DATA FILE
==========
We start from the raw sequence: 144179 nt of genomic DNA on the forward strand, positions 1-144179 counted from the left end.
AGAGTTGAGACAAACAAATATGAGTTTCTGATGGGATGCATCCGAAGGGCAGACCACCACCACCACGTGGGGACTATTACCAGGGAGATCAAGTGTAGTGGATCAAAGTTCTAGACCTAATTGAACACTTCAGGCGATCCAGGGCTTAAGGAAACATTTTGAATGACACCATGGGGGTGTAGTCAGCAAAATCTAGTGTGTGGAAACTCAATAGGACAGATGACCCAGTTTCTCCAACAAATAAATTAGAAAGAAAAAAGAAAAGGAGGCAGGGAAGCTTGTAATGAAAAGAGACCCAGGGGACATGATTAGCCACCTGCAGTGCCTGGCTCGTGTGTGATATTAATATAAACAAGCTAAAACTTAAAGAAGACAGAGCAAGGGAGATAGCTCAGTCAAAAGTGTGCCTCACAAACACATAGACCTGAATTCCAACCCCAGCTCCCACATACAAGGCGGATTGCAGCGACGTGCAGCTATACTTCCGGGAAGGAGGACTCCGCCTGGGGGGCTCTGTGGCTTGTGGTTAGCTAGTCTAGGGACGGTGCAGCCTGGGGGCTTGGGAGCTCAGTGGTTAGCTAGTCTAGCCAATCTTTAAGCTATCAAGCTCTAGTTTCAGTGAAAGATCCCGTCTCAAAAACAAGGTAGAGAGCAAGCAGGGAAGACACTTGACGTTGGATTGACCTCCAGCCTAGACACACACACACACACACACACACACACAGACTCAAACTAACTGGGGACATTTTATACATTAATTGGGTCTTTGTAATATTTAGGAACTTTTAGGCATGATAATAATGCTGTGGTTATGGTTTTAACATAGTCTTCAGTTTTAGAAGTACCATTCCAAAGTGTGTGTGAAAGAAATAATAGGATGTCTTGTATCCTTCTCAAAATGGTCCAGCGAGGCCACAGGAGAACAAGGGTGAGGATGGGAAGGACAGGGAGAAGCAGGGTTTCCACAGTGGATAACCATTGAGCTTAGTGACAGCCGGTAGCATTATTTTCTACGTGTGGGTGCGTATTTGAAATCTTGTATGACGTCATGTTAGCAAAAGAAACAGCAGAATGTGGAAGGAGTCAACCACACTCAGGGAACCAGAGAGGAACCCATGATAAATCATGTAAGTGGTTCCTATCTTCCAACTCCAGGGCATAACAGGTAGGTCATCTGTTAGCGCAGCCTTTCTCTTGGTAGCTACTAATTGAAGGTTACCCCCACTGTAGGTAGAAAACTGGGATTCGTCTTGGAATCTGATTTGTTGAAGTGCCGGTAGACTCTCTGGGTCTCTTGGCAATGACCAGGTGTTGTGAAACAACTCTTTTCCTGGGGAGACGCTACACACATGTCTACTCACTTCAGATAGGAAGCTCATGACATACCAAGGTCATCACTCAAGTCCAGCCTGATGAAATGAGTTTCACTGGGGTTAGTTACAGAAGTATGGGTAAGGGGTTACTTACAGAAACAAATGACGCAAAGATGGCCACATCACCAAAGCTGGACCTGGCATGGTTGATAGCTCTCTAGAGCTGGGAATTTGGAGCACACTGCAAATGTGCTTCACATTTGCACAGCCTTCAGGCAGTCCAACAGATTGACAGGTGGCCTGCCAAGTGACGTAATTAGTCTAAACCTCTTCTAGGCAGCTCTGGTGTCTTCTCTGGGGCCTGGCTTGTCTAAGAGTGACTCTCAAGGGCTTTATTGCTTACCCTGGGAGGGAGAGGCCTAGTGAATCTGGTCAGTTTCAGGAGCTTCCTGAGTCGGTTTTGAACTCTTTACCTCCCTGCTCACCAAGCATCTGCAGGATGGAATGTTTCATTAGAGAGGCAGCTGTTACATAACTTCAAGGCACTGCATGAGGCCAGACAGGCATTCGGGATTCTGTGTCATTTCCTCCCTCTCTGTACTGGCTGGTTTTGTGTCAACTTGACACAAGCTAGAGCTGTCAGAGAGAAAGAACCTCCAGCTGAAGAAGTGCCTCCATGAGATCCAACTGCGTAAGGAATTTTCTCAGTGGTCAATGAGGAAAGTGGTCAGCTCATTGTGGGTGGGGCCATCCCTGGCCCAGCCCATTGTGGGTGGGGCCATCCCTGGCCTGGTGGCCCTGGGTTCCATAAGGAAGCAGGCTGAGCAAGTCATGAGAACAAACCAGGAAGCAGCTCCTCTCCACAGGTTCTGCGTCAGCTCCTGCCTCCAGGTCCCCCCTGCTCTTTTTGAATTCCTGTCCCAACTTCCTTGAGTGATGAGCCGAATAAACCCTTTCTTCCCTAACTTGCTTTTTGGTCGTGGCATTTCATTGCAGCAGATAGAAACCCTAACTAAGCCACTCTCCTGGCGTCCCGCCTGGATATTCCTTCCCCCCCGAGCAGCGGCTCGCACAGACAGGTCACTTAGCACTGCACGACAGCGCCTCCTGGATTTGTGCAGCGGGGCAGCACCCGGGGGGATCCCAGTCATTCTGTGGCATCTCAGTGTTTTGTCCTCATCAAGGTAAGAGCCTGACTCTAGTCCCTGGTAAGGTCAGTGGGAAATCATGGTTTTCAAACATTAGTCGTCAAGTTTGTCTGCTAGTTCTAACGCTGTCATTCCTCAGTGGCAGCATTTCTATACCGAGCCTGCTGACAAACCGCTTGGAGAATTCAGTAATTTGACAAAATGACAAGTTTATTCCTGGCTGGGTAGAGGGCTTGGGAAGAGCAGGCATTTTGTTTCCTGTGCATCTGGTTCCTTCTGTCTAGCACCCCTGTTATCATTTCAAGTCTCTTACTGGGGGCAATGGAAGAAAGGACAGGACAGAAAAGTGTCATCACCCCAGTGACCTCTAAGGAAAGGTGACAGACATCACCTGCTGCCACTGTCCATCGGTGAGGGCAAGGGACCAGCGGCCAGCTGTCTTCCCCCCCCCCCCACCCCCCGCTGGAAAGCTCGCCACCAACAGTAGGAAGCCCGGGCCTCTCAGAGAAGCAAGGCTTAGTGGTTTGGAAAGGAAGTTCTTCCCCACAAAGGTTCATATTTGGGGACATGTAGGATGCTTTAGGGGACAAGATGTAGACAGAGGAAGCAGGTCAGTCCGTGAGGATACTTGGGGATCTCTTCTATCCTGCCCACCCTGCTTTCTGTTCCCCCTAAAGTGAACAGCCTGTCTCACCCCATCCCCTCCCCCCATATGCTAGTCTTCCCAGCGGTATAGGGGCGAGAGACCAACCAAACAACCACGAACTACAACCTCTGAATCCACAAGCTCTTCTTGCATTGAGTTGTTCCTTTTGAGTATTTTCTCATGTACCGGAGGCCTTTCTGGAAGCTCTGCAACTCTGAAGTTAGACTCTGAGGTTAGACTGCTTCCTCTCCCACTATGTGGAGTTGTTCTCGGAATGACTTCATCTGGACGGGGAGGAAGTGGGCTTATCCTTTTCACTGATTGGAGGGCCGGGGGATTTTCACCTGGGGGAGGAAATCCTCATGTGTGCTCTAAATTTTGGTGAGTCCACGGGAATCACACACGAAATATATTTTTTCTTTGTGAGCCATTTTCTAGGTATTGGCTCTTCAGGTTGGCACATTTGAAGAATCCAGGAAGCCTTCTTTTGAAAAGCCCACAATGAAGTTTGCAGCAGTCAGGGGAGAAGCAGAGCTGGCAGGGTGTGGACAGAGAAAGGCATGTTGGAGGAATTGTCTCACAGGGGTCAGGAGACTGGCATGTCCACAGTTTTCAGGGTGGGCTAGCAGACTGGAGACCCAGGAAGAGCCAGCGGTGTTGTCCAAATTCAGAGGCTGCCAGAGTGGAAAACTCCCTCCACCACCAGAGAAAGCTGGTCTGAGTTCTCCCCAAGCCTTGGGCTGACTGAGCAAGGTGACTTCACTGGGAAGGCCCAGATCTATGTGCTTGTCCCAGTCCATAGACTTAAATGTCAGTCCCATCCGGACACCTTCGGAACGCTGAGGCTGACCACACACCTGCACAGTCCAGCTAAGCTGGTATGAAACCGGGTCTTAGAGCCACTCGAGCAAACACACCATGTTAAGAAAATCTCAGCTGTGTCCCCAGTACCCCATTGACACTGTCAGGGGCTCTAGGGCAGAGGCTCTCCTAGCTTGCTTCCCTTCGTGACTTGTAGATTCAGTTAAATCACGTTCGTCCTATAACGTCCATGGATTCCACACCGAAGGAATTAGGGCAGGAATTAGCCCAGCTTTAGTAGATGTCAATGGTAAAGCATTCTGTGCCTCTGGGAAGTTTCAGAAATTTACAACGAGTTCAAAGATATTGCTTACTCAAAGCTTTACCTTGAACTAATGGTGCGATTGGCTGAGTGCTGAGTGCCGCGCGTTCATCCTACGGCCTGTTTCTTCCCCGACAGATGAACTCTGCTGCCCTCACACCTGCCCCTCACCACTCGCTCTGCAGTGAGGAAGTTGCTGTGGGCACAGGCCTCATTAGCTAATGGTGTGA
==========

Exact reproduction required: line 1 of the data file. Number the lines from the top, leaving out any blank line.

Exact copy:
We start from the raw sequence: 144179 nt of genomic DNA on the forward strand, positions 1-144179 counted from the left end.